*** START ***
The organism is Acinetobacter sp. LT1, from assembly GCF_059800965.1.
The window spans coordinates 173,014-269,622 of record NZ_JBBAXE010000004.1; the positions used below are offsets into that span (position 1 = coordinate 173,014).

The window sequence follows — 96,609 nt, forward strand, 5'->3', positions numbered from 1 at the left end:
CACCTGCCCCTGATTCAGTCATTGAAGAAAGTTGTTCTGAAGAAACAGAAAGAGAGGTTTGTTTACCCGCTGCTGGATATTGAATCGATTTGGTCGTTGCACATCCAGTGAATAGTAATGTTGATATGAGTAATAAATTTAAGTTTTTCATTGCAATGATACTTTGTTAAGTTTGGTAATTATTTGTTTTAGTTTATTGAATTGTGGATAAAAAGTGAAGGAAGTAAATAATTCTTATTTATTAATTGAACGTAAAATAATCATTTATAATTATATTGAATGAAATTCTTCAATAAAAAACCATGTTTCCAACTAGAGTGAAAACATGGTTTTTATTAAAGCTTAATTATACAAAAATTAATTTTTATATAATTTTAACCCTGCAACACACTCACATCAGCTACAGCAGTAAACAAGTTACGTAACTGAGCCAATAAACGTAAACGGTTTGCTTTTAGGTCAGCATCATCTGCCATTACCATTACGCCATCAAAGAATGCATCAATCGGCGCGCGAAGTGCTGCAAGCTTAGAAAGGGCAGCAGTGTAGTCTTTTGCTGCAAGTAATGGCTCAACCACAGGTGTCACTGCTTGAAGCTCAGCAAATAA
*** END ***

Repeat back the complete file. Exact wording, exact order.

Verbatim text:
The organism is Acinetobacter sp. LT1, from assembly GCF_059800965.1.
The window spans coordinates 173,014-269,622 of record NZ_JBBAXE010000004.1; the positions used below are offsets into that span (position 1 = coordinate 173,014).

The window sequence follows — 96,609 nt, forward strand, 5'->3', positions numbered from 1 at the left end:
CACCTGCCCCTGATTCAGTCATTGAAGAAAGTTGTTCTGAAGAAACAGAAAGAGAGGTTTGTTTACCCGCTGCTGGATATTGAATCGATTTGGTCGTTGCACATCCAGTGAATAGTAATGTTGATATGAGTAATAAATTTAAGTTTTTCATTGCAATGATACTTTGTTAAGTTTGGTAATTATTTGTTTTAGTTTATTGAATTGTGGATAAAAAGTGAAGGAAGTAAATAATTCTTATTTATTAATTGAACGTAAAATAATCATTTATAATTATATTGAATGAAATTCTTCAATAAAAAACCATGTTTCCAACTAGAGTGAAAACATGGTTTTTATTAAAGCTTAATTATACAAAAATTAATTTTTATATAATTTTAACCCTGCAACACACTCACATCAGCTACAGCAGTAAACAAGTTACGTAACTGAGCCAATAAACGTAAACGGTTTGCTTTTAGGTCAGCATCATCTGCCATTACCATTACGCCATCAAAGAATGCATCAATCGGCGCGCGAAGTGCTGCAAGCTTAGAAAGGGCAGCAGTGTAGTCTTTTGCTGCAAGTAATGGCTCAACCACAGGTGTCACTGCTTGAAGCTCAGCAAATAA